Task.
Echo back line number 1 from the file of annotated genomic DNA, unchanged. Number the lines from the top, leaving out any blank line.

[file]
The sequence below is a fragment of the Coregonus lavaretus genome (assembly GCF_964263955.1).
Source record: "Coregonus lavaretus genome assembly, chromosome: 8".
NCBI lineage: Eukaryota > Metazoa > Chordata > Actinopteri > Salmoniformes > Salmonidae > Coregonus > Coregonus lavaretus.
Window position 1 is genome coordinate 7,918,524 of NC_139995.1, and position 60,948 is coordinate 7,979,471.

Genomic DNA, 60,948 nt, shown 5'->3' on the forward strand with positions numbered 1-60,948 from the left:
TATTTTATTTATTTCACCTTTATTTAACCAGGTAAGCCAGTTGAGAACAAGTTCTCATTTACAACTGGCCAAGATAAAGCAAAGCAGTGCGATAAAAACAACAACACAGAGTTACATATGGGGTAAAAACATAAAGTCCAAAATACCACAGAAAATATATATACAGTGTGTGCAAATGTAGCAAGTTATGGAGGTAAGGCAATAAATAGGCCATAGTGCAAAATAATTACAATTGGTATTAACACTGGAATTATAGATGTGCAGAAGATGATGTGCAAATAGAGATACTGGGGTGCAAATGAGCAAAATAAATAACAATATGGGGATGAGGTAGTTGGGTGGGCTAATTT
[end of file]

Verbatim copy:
The sequence below is a fragment of the Coregonus lavaretus genome (assembly GCF_964263955.1).